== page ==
By Steve Hodges, M.D.
The other day I had a routine colonoscopy — fun stuff! The “bowel prep” gave me an opportunity to empathize with my patients and reflect on why similar colon washouts often don’t suffice for children with chronic constipation.
Of course, by “bowel prep,” I mean drinking massive amounts of laxative and sitting on the toilet endlessly while you essentially pee out your bottom. Or, as the great Dave Barry once described it:
You spend several hours pretty much confined to the bathroom, spurting violently. You eliminate everything. And then, when you figure you must be totally empty, you have to drink [more], at which point, as far as I can tell, your bowels travel into the future and start eliminating food that you have not even eaten yet.
By the time I checked in for my procedure, my bowels were, no doubt, 100% empty.
I thought: It’s so easy to get empty! Miralax clean-outs should work great for constipated kids.
However, that was after I’d consumed nothing for 24 hours besides clear liquids, so I was a bit lightheaded. Later, when I could think more clearly, I remembered why colonoscopy-type clean-outs often don’t help my enuresis and encopresis patients: These kids are stopped up with large amounts of crusty, old stool, whereas I was not constipated to start with.
As an adult, I’ve been a rock-star pooper, but it was not always thus. Throughout my childhood, I didn't poop at school or anywhere in public, actually. At my middle school if you tried to poop, students would bang on the stall doors or throw wet paper towels at you. No way was I subjecting myself to that.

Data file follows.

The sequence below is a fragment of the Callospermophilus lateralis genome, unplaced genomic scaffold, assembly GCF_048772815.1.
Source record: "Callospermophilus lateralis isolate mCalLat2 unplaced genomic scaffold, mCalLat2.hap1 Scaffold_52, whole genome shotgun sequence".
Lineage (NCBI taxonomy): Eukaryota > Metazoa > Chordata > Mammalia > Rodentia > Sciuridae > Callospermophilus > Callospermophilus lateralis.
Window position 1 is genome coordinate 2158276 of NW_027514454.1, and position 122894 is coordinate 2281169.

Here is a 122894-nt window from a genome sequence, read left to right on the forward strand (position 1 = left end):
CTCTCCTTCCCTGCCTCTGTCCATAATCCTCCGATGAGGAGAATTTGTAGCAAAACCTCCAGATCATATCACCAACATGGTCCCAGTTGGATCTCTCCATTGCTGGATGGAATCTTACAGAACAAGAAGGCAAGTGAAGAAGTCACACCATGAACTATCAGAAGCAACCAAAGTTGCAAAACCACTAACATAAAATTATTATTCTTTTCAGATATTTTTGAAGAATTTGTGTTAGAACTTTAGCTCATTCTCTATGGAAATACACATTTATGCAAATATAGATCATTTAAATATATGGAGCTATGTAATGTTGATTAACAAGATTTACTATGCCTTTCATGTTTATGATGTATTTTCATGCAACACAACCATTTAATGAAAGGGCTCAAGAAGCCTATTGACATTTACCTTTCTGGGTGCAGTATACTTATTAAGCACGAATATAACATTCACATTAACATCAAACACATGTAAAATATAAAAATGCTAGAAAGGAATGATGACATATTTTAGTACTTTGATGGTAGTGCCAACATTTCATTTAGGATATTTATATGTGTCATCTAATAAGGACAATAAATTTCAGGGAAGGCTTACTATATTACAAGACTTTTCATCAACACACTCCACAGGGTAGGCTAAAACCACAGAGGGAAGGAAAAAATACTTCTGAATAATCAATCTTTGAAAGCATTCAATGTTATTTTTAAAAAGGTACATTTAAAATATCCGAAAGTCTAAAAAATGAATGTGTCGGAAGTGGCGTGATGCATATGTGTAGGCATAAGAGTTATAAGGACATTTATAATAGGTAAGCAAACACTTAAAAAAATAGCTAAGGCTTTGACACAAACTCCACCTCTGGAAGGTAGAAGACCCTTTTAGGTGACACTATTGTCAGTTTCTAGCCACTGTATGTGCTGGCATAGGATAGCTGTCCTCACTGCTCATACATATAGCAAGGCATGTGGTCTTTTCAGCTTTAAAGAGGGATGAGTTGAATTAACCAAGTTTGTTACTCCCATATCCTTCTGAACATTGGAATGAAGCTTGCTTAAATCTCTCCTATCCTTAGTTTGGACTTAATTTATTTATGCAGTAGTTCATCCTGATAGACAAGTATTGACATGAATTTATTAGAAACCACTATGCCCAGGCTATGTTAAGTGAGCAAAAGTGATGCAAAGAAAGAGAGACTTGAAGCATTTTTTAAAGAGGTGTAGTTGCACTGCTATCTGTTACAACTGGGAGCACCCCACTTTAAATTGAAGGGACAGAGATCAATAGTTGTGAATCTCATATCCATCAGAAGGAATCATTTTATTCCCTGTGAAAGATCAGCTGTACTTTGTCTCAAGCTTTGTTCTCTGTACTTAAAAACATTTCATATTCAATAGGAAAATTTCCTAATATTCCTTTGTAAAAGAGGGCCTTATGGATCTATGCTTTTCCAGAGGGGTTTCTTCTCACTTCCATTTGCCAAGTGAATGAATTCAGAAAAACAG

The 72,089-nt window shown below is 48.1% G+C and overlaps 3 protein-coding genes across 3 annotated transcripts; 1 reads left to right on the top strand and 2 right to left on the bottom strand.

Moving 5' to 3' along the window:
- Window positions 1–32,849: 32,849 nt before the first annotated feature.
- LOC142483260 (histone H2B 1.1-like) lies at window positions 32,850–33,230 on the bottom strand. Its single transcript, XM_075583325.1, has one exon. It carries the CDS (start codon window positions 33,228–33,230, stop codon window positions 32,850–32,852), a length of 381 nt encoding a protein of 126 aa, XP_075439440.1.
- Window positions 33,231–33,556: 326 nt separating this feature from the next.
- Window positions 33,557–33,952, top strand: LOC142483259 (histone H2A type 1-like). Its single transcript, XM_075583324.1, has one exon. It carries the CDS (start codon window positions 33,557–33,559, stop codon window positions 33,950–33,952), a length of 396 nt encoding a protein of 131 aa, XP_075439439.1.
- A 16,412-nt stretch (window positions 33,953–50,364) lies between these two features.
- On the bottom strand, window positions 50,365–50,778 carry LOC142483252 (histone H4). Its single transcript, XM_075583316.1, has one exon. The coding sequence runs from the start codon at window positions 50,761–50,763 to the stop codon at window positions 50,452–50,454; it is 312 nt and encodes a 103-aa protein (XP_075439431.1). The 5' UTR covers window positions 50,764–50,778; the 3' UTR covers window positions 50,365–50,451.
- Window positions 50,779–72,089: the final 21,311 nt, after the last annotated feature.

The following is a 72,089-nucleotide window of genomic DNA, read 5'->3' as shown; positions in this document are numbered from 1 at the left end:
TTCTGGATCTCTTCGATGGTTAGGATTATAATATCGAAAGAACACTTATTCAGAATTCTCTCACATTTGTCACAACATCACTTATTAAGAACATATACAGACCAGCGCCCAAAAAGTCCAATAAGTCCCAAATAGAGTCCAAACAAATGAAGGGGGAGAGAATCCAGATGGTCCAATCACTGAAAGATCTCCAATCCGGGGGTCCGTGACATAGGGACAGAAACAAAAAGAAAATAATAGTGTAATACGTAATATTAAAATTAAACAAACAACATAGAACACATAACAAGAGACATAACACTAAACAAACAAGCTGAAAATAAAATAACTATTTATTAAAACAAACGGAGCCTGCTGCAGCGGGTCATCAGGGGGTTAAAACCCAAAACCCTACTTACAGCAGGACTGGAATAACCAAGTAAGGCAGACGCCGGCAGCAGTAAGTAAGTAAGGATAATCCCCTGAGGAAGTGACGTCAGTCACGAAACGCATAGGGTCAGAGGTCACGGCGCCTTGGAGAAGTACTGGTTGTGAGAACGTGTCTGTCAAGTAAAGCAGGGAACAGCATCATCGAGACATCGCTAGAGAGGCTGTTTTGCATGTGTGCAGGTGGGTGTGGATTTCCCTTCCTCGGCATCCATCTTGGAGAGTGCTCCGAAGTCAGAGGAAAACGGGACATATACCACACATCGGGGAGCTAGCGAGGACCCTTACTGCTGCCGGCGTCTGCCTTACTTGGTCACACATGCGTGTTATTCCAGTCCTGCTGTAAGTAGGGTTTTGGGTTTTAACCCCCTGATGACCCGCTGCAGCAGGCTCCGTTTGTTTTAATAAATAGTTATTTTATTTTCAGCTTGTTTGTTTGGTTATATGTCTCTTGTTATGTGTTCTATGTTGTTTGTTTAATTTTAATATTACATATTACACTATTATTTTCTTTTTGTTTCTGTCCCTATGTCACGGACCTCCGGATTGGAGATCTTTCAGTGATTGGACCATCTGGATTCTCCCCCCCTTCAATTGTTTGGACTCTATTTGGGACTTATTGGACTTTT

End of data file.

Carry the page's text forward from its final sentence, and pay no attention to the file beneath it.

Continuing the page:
As a result, pooping was painful for me, and I’d have poop smears in my underwear. Luckily, I did not have a sensitive bladder and managed to avoid bedwetting or daytime wetting.
Eventually, for reasons I don’t recall, I became uninhibited about pooping in public restrooms and have not experienced constipation as an adult.
So, the mega dose of laxative I took before my colonoscopy didn’t have to accomplish much. It was essentially like taking a shower when you’re already pretty clean.
But for my patients — well, a high-dose oral clean-out is like showering when you’re caked with massive amounts of hardened, sticky dirt. Even an industrial-strength power wash isn’t going to leave you squeaky clean.
Often, the liquid cleanse washes past the impacted mass of stool, so the child ends up with diarrhea and constipation. Or, the “clean-out” just propels the poop in the colon downstream, so the rectum becomes even more clogged.
Also, kids with enuresis and encopresis have learned to override the urge to poop or, in many cases, they don’t even feel the urge because their stretched rectum has lost sensation.
So, to continue my analogy, they’ll going to get caked with more mud shortly after their power wash.
A mom in our private Facebook support group offered a different analogy on oral clean-outs: “I’ve come to believe a clean-out is like a strict diet to lose 5 pounds: The effects are only temporary. I found that it cleaned my daughter out, but as soon as the cleanse was over, she started to fill back up.”
Another mom posted: "[With the clean-out], we had major output, like an ice cream machine for DAYS. Then, we were on the Miralax merry-go-round for years. Has not helped."